Alberta wants more hydrogen vehicles. Experts say fuel infrastructure needs to come with them

A hydrogen-fuelled truck sits on the exhibition floor at the Canadian Hydrogen Convention this week. (Madeline Smith/CBC - image credit)
A hydrogen-fuelled truck sits on the exhibition floor at the Canadian Hydrogen Convention this week. (Madeline Smith/CBC - image credit)

Businesses are touting the potential for hydrogen to dramatically reduce greenhouse gas emissions from commercial transportation.

But when it comes to getting more vehicles rolling on Alberta streets and highways, industry officials say they haven't closed the distance yet.

Hydrogen-fuelled buses and trucks were on display at the exhibition floor during this week's Canadian Hydrogen Convention, as more than 8,000 people descended on downtown Edmonton.

Edmonton and Strathcona County each have one hydrogen bus running as part of a pilot project. And in January, a hydrogen fuel cell electric truck towing an empty trailer made a round trip between Edmonton and Calgary — a test run that's part of an Alberta Motor Transport Association (AMTA) pilot to see how hydrogen-powered trucks perform on long-haul trips.

Terri Johnson, the AMTA manager of industry advancement, told a convention crowd that the trip took less than two-thirds of the hydrogen tank. The next step is another test, with the weight of a loaded trailer.

But Johnson told CBC News that there's still work ahead to get more big companies using hydrogen for their Alberta fleets.

"They're really vetting us as much as we're vetting them," she said.

"They want to make sure that we have mechanics, that we have the bays, that we have fuel supply that's available for their specific vehicle — and that when they deploy a truck here in our region, we actually can support the truck."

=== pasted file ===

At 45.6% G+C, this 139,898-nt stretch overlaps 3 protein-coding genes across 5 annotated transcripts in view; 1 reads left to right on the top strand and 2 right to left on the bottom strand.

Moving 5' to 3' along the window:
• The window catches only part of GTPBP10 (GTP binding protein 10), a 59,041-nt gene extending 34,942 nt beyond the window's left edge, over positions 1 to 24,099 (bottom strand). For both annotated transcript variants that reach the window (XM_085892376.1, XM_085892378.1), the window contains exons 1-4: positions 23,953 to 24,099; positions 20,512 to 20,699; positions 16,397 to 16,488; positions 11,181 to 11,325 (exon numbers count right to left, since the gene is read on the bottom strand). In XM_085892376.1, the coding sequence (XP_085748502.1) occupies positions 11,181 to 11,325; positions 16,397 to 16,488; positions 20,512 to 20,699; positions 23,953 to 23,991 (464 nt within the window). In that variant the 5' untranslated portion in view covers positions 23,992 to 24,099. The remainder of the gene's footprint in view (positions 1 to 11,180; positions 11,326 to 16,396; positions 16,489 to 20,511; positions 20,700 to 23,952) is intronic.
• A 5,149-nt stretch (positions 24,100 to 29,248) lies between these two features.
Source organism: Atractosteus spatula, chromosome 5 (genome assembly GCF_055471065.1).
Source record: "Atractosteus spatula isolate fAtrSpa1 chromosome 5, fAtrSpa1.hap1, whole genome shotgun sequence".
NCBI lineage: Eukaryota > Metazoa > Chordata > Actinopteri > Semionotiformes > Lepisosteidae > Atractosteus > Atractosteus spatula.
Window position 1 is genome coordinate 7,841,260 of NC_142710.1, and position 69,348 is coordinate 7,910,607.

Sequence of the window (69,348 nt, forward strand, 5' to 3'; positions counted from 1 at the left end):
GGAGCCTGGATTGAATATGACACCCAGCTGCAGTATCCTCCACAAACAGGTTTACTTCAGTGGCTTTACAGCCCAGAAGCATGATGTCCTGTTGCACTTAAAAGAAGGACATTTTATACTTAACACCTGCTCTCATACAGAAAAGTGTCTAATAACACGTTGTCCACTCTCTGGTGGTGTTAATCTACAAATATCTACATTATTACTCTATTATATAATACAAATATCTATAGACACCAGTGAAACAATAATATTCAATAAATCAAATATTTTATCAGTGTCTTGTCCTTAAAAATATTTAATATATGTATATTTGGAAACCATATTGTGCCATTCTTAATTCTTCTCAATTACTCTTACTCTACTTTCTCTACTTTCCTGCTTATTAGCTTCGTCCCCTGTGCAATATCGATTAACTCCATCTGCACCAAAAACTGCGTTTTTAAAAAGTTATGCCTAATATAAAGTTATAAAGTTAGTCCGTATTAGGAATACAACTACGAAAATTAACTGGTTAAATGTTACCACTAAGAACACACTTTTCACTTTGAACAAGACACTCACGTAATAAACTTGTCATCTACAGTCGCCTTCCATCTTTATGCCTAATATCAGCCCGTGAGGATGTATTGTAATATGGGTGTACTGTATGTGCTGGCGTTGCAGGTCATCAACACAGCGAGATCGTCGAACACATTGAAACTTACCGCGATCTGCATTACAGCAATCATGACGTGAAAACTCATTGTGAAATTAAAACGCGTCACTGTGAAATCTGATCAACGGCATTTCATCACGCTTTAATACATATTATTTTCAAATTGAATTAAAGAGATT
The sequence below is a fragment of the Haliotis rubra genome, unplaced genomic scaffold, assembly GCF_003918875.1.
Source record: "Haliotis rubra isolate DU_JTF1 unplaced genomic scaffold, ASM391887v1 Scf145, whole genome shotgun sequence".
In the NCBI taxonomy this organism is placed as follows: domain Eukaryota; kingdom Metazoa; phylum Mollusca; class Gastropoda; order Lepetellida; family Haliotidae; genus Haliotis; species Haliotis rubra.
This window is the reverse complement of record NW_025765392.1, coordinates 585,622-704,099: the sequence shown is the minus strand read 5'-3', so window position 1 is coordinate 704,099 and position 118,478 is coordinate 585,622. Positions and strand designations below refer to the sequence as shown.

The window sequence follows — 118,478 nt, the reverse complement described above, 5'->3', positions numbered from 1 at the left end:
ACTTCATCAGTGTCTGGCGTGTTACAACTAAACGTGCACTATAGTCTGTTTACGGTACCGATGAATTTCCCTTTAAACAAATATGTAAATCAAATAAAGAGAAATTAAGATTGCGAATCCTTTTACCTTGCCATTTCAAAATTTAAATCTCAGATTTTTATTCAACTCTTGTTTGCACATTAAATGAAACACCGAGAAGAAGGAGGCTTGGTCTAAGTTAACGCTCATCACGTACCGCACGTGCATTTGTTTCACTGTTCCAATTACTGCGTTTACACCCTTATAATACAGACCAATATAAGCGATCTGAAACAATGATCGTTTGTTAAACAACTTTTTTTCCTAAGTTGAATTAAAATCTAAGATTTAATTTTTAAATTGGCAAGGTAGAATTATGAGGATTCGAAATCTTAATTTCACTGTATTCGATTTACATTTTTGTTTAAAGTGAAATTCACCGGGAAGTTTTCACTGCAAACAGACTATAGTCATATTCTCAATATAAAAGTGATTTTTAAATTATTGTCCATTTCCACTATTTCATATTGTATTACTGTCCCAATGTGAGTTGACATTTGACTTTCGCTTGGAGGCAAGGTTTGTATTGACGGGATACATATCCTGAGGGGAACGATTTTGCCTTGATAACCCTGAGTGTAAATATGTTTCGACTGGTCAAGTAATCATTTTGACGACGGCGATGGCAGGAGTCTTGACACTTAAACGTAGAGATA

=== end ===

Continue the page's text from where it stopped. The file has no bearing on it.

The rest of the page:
New hydrogen fuelling network planned for QEII

Regional investment group Edmonton Global is promoting an initiative, launched last year, to get 5,000 hydrogen or dual fuel vehicles operating in western Canada by 2028.

But getting there means working through a big question: Which comes first, the hydrogen vehicles, or the fuelling stations?

The province unveiled Alberta's first commercial hydrogen fuelling station last month, just south of Edmonton, in Leduc County.

And on Tuesday, U.S.-based company Air Products announced plans to build a network of hydrogen fuelling stations between Edmonton and Calgary.

Air Products Canada vice-president Rachel Smith said multiple sites have been identified for new stations along the QEII Highway corridor. The company didn't specify how much the project will cost or when it will be completed, but Smith said the plan is to start moving toward construction as soon as possible.

Smith said each station will be capable of fuelling as many as 200 heavy-duty trucks, or 2,000 cars, every day. The company is currently building a massive hydrogen plant in northeast Edmonton.

Alec Cervenka, manager of zero-emissions sales at truck manufacturer Kenworth, said hydrogen investments have to be worth it for both the companies making the vehicles and building the infrastructure.

Madeline Smith/CBC
Madeline Smith/CBC

"You have to have the right amount of vehicles to make sure the [fuelling] station can actually be useful and stay in operation," he said.

"The catch is in trying to get the vehicles out there. There's a lot of interest. But compared to a diesel vehicle, it's about four times the cost of a similar diesel tractor."

There are federal incentives for medium- and heavy-duty zero-emission vehicles, and Cervenka said setting a provincial program in Alberta would help more companies make the numbers work.

A spokesperson for Edmonton Global said they expect to see the number of hydrogen vehicles accelerate in the coming two years, with more progress on building fuelling infrastructure.

The Alberta government also rolled out more funding for hydrogen transportation projects this week, with money to test new fuelling systems, build infrastructure to support hydrogen-fuelled public transit and help the City of Calgary pilot hydrogen vehicles and equipment.